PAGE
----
The Grammy’s Give Games More Love

In video games on April 15, 2011 at 5:35 am

On February 16th, I wrote up a quick little post about Christopher Tin winning the first ever Grammy for a video game theme. The song in question, “Baba Yetu” was featured in Civilization IV. I am fascinated with the influence of the video game industry over popular culture, and I’m often amazed at how quickly it is growing. So, here I am prepared to write about some more exciting news from the Grammy’s when I noticed that fellow Bitmob-er, Alejandro Quan-Madrid beat me to the punch. Considering what I was finsta write, what Madrid effectively wrote, and the fact that I just used the word finsta it would be in everyone’s best interest if I pointed you to his article.

The Grammy’s are officially recognizing “Visual Media” in four categories – Best Compilation, Best Score, Best Song, and a confusing category called The Music for Visual Media. Although, Madrid generally believes this is a good thing, he wonders if this is simply an attempt to give Hollywood film composers who have composed video game scores – like Hans Zimmer, Bear McCreary, or Clint Mansel – an extra category to win in. Implicit in his article, is the million dollar head-scratcher: does a smaller, less orchestral score like Baiyon’s work in PixelJunk Eden have a chance against, say, Harry Gregson-Williams’ score of Metal Gear Solid 4: Guns of the Patriot?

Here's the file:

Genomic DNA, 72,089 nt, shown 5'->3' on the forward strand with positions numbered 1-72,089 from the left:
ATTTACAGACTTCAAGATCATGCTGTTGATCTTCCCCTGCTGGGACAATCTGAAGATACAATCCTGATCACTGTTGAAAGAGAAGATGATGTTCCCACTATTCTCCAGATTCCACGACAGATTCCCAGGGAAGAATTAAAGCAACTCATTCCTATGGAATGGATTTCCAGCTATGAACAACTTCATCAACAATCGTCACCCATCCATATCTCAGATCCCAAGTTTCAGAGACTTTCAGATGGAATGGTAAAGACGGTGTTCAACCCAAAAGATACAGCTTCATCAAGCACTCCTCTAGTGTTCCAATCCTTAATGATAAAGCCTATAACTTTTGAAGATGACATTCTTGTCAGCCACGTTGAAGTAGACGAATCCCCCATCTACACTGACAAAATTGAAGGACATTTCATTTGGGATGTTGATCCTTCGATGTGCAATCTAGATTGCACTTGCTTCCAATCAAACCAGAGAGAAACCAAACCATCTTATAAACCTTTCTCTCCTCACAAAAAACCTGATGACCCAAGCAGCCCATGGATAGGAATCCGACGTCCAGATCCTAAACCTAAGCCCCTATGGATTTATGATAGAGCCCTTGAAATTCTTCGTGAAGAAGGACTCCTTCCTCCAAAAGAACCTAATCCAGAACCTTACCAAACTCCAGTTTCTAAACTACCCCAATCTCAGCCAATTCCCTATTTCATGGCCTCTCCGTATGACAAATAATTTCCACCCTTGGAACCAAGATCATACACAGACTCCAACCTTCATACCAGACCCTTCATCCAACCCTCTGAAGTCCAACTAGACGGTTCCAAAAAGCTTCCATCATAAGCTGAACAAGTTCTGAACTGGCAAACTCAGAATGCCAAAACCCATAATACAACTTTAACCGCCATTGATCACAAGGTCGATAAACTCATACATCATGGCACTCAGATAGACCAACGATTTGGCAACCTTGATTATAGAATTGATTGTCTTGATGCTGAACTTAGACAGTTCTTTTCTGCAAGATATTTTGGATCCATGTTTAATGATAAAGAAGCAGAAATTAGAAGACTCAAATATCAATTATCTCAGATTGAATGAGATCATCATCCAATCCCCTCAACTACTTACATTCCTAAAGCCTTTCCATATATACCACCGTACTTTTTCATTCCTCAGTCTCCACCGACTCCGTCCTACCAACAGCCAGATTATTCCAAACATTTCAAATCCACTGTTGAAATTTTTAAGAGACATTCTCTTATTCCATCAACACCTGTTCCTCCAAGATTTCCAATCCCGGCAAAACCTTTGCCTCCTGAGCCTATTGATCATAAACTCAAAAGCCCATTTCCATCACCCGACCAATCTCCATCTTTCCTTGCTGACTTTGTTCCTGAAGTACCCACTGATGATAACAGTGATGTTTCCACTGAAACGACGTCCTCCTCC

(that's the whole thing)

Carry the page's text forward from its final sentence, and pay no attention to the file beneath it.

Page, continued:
It’s a good article that has a few links to related articles from The Independent and Industry Gamers. If you’re interested, give it a read.

  1. Thanks for the link! Sorry for beating you to the punch. You should have written your story anyways, since I’m sure you’d have your personal perspective and insight to add to it.

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